Dr. John, the New Orleans-bred pianist who makes what has been described as "voodoo" music, joined the GRAMMY Museum on June 14 to talk about his colorful career, muse on the musical legacy of his hometown, and play for a limited audience of 200.
During the course of the session, Dr. John fielded questions from the audience and played several songs with his band, the Lower 911, while advocating for the cultural importance of New Orleans. His most recent album, City That Care Forgot, is a sweeping song cycle dedicated to the Crescent City.
Dr. John, born Malcolm John Rebennack, has spent a long career combining rock, R&B and the blues with the Mardi Gras-style flavors of New Orleans. Starting as a session player, Dr. John relocated to Los Angeles in the mid-'60s where he got the opportunity to record his first solo album, Gris-Gris, using, according to legend, leftover Sonny & Cher studio time. He scored his biggest hit with 1973's "Right Place Wrong Time," no doubt the catchiest swamp-funk on the radio at the time. Though operating more under the radar since, he has continued to record and perform, and in 1994 published an autobiography, Under A Hoodoo Moon. Dr. John has won five GRAMMY Awards, his most recent coming in 2008 for Best Contemporary Blues Album for City That Care Forgot.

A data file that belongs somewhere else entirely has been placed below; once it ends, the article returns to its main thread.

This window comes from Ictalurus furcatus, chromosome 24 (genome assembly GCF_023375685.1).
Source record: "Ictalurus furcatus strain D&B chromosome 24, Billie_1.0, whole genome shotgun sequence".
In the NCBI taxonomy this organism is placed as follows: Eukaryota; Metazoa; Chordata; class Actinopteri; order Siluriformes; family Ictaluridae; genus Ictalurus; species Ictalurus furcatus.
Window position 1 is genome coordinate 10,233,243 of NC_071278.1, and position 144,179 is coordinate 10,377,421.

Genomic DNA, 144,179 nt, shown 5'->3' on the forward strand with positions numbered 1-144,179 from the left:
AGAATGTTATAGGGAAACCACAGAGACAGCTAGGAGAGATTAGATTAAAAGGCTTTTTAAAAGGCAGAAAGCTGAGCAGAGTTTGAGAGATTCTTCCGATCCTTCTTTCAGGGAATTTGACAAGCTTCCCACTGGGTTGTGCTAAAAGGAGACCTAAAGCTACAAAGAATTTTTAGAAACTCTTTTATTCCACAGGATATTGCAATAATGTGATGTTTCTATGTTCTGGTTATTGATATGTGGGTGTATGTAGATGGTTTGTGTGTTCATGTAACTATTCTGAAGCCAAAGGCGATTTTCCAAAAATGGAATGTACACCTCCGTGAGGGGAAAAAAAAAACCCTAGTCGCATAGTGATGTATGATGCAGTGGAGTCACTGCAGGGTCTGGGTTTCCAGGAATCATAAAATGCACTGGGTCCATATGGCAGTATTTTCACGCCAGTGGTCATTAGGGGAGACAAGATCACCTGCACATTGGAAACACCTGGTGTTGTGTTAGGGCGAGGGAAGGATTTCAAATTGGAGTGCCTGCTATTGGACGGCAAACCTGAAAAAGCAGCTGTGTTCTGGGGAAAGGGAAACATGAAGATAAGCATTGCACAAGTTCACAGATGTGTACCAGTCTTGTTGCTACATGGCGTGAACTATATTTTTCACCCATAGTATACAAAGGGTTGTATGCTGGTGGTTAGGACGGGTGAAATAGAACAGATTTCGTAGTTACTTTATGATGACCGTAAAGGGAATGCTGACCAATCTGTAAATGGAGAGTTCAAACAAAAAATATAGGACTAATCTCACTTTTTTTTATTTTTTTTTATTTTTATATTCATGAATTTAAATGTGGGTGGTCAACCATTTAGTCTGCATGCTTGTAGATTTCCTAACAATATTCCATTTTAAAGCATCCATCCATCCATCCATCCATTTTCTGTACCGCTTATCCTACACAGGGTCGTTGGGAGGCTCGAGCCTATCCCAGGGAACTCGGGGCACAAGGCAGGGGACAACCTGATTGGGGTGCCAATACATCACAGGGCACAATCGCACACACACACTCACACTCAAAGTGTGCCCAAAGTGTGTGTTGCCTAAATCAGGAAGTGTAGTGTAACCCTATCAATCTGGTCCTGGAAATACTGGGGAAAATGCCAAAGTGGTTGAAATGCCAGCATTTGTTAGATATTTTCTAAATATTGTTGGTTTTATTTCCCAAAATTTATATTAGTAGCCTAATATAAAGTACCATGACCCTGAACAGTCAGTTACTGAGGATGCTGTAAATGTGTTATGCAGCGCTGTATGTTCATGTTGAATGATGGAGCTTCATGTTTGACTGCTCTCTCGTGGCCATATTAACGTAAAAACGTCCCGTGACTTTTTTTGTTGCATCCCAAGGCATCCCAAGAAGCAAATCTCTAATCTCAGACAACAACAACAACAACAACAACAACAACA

Upcoming GRAMMY Museum events include Musical Explorations: Rhythm Child (July 17), An Evening With Train (July 19) and Girl Rock Nation (July 22).
For more information on the GRAMMY Museum, visit www.grammymuseum.org.
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